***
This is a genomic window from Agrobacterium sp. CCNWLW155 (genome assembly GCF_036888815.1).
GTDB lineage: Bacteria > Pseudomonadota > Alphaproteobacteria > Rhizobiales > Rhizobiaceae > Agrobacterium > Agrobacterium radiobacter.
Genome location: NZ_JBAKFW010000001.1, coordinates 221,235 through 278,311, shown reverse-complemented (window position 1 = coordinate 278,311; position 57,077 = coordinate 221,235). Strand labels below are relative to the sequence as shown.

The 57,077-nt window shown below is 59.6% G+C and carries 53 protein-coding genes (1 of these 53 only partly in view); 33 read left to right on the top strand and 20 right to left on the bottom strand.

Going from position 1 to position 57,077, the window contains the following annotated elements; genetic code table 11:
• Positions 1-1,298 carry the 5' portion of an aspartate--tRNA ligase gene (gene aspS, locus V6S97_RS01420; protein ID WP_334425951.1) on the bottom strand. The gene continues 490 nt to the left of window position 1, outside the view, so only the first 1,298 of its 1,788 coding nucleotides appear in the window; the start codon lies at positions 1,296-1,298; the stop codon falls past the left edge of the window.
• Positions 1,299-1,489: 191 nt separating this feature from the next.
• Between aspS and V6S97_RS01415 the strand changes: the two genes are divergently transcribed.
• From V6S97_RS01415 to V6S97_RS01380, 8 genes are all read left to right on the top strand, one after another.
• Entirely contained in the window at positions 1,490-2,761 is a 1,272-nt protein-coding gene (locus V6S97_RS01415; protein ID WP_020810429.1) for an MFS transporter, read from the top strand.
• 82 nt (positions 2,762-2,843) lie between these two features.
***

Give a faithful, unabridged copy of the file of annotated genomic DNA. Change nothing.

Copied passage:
This is a genomic window from Agrobacterium sp. CCNWLW155 (genome assembly GCF_036888815.1).
GTDB lineage: Bacteria > Pseudomonadota > Alphaproteobacteria > Rhizobiales > Rhizobiaceae > Agrobacterium > Agrobacterium radiobacter.
Genome location: NZ_JBAKFW010000001.1, coordinates 221,235 through 278,311, shown reverse-complemented (window position 1 = coordinate 278,311; position 57,077 = coordinate 221,235). Strand labels below are relative to the sequence as shown.

The 57,077-nt window shown below is 59.6% G+C and carries 53 protein-coding genes (1 of these 53 only partly in view); 33 read left to right on the top strand and 20 right to left on the bottom strand.

Going from position 1 to position 57,077, the window contains the following annotated elements; genetic code table 11:
• Positions 1-1,298 carry the 5' portion of an aspartate--tRNA ligase gene (gene aspS, locus V6S97_RS01420; protein ID WP_334425951.1) on the bottom strand. The gene continues 490 nt to the left of window position 1, outside the view, so only the first 1,298 of its 1,788 coding nucleotides appear in the window; the start codon lies at positions 1,296-1,298; the stop codon falls past the left edge of the window.
• Positions 1,299-1,489: 191 nt separating this feature from the next.
• Between aspS and V6S97_RS01415 the strand changes: the two genes are divergently transcribed.
• From V6S97_RS01415 to V6S97_RS01380, 8 genes are all read left to right on the top strand, one after another.
• Entirely contained in the window at positions 1,490-2,761 is a 1,272-nt protein-coding gene (locus V6S97_RS01415; protein ID WP_020810429.1) for an MFS transporter, read from the top strand.
• 82 nt (positions 2,762-2,843) lie between these two features.